Seven Tool Tips for Punching Thick Material

On occasion, CNC punching machines will get the call to process materials 1⁄4 in. or thicker, with applications including automotive treadplates, for example, and part production for agricultural and other industries. At the extreme end, producing electrical busbars sometimes means punching copper or aluminum as thick as 1⁄2 in.

Whether a harder steel or a softer aluminum, thick is thick, and thick material presents unique challenges, with two real possibilities: tool breakage on impact due to shock; and tool breakage during the longer-lasting stripping process. So what’s a fabricator to do? Fortunately, solutions exist, offers Susan Erler, punching product manager for Wilson Tool International.
“CNC punching may include using 16- or 14-gauge material for electrical boxes, computer chassis or cabinets,” Erler says. “Occasionally, you’ll see 10-gauge material and think, ‘oh boy, that’s thick.’ Well, busbar fabricators think that working 1⁄4-in. material is like punching butter.”

Butter it’s not, of course, and the vast majority of fabricators find thick material a tricky proposition. But don’t despair, as Erler offers seven tool tips for successful thick-sheet punching, with this caveat: “Thick, mild steel acts similarly all of the time. Thick, softer materials such as copper, aluminum and brass, react differently. They sometimes require a trial-and-error approach.”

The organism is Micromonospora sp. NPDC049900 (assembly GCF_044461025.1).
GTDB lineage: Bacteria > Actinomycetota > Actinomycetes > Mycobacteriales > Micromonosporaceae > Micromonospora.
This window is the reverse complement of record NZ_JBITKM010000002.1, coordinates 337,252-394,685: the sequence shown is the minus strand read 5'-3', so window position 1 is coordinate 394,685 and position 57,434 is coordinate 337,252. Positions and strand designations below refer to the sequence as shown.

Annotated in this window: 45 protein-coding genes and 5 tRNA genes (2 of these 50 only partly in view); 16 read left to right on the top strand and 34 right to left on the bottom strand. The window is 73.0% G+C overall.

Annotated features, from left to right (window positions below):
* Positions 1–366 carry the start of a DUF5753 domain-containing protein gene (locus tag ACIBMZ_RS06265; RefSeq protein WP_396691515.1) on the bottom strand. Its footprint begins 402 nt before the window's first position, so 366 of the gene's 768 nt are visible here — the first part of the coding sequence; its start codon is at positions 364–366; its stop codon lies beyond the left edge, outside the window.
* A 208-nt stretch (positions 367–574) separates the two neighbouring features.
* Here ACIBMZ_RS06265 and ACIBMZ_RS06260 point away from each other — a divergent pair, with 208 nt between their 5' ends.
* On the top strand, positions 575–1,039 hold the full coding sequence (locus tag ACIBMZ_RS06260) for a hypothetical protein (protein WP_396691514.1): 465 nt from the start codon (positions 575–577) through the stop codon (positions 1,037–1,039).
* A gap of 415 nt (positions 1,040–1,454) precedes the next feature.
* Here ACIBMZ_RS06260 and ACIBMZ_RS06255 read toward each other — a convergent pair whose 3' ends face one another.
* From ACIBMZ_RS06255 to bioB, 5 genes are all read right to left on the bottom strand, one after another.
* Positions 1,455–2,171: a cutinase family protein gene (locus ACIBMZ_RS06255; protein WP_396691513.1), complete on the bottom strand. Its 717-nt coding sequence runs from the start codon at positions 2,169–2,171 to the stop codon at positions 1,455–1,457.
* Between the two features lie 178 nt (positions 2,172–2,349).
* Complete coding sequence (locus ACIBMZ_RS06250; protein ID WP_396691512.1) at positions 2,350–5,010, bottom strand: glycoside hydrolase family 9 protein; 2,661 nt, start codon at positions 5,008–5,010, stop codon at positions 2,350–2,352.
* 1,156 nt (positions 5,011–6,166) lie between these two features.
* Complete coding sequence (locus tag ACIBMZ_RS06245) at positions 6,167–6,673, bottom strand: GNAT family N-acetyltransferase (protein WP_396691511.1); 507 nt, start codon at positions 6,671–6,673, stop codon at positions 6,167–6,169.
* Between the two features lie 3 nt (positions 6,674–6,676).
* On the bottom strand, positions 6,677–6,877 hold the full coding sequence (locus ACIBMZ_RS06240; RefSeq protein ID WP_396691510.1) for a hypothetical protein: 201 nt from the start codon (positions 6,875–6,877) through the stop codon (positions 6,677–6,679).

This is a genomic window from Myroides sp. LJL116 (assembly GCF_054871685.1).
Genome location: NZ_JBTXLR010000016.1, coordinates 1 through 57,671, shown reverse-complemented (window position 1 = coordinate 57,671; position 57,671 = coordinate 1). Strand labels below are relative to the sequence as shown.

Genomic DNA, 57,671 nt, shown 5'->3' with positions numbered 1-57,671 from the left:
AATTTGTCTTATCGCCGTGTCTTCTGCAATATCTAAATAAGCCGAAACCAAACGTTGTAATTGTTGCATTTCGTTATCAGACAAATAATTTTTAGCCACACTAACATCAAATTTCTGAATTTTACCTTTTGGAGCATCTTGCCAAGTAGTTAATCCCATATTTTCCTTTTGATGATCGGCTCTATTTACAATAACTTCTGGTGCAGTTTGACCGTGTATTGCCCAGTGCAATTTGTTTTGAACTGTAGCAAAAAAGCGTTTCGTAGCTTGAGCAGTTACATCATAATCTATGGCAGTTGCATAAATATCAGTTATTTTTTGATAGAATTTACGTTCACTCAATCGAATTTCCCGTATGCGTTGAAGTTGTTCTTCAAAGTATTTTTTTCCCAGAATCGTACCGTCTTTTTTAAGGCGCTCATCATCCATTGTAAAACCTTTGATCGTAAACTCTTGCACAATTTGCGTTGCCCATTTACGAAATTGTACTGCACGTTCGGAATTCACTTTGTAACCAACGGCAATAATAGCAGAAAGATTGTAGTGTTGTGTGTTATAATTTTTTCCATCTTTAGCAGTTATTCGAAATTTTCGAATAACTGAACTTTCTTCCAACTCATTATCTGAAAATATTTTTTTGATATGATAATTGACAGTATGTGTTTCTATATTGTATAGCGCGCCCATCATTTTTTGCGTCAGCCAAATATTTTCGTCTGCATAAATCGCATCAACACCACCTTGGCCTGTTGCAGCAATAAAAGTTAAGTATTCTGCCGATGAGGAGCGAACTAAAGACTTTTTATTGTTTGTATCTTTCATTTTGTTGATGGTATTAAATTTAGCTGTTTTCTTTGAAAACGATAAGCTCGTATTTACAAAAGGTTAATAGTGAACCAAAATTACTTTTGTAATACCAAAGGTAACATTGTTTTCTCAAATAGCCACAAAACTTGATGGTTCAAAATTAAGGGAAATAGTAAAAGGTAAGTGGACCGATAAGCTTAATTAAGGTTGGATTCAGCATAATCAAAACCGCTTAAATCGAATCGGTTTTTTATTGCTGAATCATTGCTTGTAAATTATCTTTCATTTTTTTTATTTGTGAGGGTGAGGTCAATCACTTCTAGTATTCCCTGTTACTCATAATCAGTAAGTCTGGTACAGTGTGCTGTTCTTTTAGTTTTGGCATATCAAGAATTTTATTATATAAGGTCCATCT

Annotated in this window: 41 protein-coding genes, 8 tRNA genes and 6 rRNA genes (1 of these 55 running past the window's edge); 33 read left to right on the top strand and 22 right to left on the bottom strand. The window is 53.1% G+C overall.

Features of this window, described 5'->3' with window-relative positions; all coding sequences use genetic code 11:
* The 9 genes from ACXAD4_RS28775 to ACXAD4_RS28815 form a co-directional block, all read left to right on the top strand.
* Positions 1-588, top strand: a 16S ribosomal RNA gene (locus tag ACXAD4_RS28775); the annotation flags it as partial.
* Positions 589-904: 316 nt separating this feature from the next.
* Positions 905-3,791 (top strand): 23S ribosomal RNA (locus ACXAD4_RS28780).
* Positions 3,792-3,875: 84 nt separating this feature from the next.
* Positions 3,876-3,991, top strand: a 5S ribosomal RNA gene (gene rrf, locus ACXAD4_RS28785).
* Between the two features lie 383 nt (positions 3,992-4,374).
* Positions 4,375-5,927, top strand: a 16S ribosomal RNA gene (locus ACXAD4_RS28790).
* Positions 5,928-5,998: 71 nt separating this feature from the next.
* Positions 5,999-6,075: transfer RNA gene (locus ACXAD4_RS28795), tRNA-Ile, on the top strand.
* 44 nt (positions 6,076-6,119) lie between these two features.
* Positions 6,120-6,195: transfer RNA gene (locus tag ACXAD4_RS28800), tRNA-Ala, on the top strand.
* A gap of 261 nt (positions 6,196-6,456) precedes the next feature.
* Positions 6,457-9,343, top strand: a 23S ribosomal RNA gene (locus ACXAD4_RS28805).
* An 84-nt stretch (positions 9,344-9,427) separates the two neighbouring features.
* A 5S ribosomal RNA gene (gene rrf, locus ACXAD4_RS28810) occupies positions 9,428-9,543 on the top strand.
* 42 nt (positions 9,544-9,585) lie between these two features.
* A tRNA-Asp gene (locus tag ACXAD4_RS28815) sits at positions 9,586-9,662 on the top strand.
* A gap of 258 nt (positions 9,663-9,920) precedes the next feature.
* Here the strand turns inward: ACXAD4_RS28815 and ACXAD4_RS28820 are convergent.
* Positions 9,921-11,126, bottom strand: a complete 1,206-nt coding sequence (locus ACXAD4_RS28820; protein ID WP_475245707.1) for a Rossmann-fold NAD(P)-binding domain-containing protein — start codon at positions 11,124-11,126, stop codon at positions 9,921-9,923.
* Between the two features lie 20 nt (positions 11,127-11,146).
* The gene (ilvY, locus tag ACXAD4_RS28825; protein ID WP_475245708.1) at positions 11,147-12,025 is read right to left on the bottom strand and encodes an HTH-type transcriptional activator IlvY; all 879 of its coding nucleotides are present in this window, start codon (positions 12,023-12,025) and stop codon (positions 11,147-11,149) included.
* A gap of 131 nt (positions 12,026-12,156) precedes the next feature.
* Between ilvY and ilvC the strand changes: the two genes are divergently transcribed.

1. Check the Tonnage

Material thickness greatly affects the amount of force needed to punch a hole.

The formula for calculating required tonnage:

Land Inches x Material Thickness x Shear Factor x 25

“On thick material, it doesn’t take a very large hole to maximize a CNC punching machine’s tonnage,” says Erler. “For example, a 2-in.-dia. hole in 1⁄4-in.-thick material requires more than 39 tons of force, which exceeds the capacity of most machines.”

  1. Maintain Proper Die Clearance

When punching material beyond 10-gauge thickness, Erler and Wilson Tool recommend increasing die clearance by 5 percent to provide the punch with room to exit. This means boosting the clearance for aluminum (recommended as 10 percent on 10-gauge) to 15 percent, and for mild steel (recommended as 15 percent on 10-gauge) to 20 percent.

“Too tight of a clearance can cause stripping problems, premature tool wear and even tool failure,” Erler warns. “As the punch scrapes up through that thickness of material as it retracts, all of that material essentially holds onto the punch. An overly tight clearance just exacerbates the problem.”

  1. Mind the Stripping

While improper die clearance contributes to stripping issues, stripping a punch out of thick material can be challenging even with the proper clearance.

“To help reduce stripping issues, consider switching to a larger station for more stripping force,” says Erler. “If a tool normally fits in a B station, try running it in a C or even D station.” Adding extra back taper to the punch also can help with stripping on thicker material.

“With extra back taper, the punch becomes smaller as it penetrates the material,” she explains, “meaning that less surface area on the punch drags through the material as it’s stripping. This doesn’t help as far as the shock impact of hitting the hole, but greatly assists with stripping.”

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